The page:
The other frame for the story, a series of flashbacks within a flashback, is Sheeran’s fateful drive from Pennsylvania to Detroit with Russell Bufalino (played by Joe Pesci) and their wives to attend a wedding — the trip plotted, as I gather one did in those days, in felt pen on a fold-out road map. The wives (Kathrine Narducci and Aleksa Palladino) are furious that Bufalino won’t let them smoke in the car. They pass by the filling station where Sheeran and Bufalino first met, flashing back (with the help of cutting edge de-aging CGI) to the days when Sheeran was a young truck driver fiddling under his hood and Bufalino was just a helpful bystander, knowing which belts to tighten to remove that knocking sound.
There’s a whole world evoked in just this one interaction — the pride in one’s work, the unspoken brotherhood between working men (white ones, anyway). A brotherhood made explicit in the title of Jimmy Hoffa’s union, the International Brotherhood of Teamsters. The Irishman works as a kind of Greek tragedy, with organized labor as the protagonist. It yearns for the world labor made even as it acknowledges all the reasons it couldn’t last. This world’s greatest asset and its greatest albatross? It was built by very stubborn men.
Simply putting De Niro and Pesci back together is a nostalgia play of its own, of course, a continuation of their journey from Raging Bull, Goodfellas, and Casino to now. Scorsese seems more conscious than ever of his own legacy (and mortality) in The Irishman. It’s hard not to see Scorsese’s sense of his place in life reflected in the respective endings of his mob movies. In Mean Streets, released when Scorsese was 31, a brush with danger, a life-altering event with an ultimate outcome still unwritten. In Goodfellas, a middle-aged man lamenting that he’s become old and conventional. In Casino, a guy who’s narrowly survived some ordeals leans into life as a retiree.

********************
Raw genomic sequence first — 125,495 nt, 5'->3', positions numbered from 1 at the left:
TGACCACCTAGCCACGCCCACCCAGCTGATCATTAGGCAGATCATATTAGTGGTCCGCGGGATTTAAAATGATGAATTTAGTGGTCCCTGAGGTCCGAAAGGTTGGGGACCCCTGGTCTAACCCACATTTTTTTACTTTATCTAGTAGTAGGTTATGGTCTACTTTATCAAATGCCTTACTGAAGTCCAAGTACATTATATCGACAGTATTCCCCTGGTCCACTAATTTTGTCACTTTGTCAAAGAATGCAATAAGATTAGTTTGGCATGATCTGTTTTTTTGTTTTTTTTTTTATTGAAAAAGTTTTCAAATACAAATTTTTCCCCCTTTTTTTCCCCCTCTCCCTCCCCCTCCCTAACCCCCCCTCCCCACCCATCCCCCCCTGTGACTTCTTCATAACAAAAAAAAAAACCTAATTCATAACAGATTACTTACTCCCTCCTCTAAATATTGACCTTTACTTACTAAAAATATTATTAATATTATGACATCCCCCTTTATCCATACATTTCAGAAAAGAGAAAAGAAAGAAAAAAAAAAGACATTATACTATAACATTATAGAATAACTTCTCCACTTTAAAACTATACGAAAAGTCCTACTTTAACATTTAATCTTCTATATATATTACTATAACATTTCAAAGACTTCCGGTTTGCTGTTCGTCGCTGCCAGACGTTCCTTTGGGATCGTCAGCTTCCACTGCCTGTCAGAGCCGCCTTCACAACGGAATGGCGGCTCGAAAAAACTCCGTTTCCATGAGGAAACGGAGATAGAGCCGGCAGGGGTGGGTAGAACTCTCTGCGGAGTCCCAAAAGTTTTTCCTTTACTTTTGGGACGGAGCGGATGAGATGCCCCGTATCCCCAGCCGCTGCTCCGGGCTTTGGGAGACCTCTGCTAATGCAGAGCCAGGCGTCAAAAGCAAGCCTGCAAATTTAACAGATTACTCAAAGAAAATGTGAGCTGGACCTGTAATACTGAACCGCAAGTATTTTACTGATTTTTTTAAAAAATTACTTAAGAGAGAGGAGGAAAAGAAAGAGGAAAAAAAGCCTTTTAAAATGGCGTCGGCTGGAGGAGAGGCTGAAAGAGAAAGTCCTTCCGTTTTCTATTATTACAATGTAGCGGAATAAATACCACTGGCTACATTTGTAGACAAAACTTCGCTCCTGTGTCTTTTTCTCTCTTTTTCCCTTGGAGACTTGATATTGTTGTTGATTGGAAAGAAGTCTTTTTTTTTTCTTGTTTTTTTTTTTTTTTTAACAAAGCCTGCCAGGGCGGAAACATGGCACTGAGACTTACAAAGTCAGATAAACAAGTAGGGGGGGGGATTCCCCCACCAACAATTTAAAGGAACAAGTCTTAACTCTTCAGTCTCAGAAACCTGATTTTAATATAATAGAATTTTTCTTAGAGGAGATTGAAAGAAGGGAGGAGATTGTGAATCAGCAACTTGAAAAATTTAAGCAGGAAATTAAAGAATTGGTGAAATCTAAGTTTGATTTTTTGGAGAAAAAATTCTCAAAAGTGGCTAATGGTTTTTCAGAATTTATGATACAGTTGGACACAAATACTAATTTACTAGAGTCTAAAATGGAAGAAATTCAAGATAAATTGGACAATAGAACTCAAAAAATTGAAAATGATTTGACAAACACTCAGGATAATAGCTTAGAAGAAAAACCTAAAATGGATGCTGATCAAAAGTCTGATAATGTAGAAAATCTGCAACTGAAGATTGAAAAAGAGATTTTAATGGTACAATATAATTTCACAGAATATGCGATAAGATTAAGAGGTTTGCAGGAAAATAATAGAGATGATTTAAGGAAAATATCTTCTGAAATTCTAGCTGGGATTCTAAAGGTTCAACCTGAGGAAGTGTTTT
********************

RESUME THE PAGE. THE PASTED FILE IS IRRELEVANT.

What then does The Irishman say about Scorsese? It features a protagonist in a nursing home who at one point goes to pick out his own burial plot. Sheeran is wistful for a bygone world, with enough distance from it to see some of its, and his, errors more clearly. But also too late to do anything about them. In its flashbacks, the film pops. In its present, it lingers. “What’s our legacy?” they wonder.
Scorsese’s style is assured even as it occasionally shambles. Giving fewer fucks is both the blessing and the curse of age. The film, titled “The Irishman” nonetheless includes title cards at the beginning and the end reading “I Heard You Paint Houses,” the original title of the film and its source material. It’s hard to divine the purpose for this. Did Scorsese just not want to bother with changing it? Likewise, for all the space-age de-aging technology, 76-year-old Robert De Niro isn’t always physically capable of embodying a hulking enforcer in his prime. There’s a scene in which Sheeran stomps a grocer and all I could see were De Niro’s hunching gait and arthritic movements. The “young” actors’ shellacked faces are slightly uncanny at first, but you eventually get used to it. Same with De Niro’s blue eyes — also an odd choice. It’s not as if people are going to see Robert De Niro with blue eyes and go “Aha, now there‘s an Irishman.”
You sense Scorsese waving away potential problems and getting on with business, a different kind of stubbornness. There’s a charm to that even if some artistic decisions seem dubious in a vacuum. But life doesn’t exist in a vacuum and neither does this story. The Irishman tantalizes. It rambles and dissembles. It sprawls. How could it not? How do you sum up a life spent (allegedly) at the center of fateful events in labor unions and the mafia? Or a career making iconic mafia movies?
You can’t, of course. But it’s fun to watch Marty try.